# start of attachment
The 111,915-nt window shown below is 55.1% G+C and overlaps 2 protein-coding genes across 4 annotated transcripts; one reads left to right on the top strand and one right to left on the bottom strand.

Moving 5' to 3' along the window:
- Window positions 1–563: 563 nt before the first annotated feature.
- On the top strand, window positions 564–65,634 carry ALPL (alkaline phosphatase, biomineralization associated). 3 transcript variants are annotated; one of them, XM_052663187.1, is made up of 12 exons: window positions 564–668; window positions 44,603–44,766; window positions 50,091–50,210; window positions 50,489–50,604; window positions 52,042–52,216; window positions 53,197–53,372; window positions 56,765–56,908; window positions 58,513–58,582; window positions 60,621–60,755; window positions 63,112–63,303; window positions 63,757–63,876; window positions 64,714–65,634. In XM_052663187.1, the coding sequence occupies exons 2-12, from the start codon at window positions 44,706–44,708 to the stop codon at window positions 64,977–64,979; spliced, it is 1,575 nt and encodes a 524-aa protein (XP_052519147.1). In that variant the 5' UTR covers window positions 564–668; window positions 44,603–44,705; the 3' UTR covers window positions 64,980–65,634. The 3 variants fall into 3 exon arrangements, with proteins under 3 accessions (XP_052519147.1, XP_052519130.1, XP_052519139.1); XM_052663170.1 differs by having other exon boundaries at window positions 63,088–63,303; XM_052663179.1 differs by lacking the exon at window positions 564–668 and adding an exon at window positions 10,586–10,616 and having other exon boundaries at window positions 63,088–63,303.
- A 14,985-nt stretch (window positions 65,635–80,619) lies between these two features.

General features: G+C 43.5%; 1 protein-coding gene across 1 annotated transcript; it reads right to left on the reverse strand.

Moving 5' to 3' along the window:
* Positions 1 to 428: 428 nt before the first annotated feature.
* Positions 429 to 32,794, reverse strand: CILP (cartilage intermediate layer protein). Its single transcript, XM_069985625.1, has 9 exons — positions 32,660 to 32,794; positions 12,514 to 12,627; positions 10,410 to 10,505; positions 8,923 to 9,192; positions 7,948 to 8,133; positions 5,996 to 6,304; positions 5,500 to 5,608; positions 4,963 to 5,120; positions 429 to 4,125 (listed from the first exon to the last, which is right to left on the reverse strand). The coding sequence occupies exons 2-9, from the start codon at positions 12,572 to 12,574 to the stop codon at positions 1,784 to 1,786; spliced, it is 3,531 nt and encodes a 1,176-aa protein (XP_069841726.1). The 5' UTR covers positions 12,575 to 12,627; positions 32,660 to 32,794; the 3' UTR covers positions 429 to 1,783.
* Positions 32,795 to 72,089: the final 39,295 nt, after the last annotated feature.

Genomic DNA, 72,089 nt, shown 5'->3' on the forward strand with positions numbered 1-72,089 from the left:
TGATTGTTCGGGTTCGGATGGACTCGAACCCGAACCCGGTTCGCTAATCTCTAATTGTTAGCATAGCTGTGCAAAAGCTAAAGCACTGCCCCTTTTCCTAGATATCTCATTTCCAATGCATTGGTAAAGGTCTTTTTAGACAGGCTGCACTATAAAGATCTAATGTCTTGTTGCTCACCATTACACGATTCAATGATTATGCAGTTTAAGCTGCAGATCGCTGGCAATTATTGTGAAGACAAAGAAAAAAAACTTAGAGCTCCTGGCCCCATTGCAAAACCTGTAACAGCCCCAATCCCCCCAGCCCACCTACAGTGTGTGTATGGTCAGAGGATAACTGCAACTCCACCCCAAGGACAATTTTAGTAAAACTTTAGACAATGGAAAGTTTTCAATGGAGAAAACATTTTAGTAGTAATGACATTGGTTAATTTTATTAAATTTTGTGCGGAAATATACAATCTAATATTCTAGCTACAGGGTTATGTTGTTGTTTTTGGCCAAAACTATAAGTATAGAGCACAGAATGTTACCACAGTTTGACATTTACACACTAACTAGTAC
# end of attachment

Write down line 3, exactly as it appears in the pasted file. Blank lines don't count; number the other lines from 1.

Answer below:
- Window positions 1–563: 563 nt before the first annotated feature.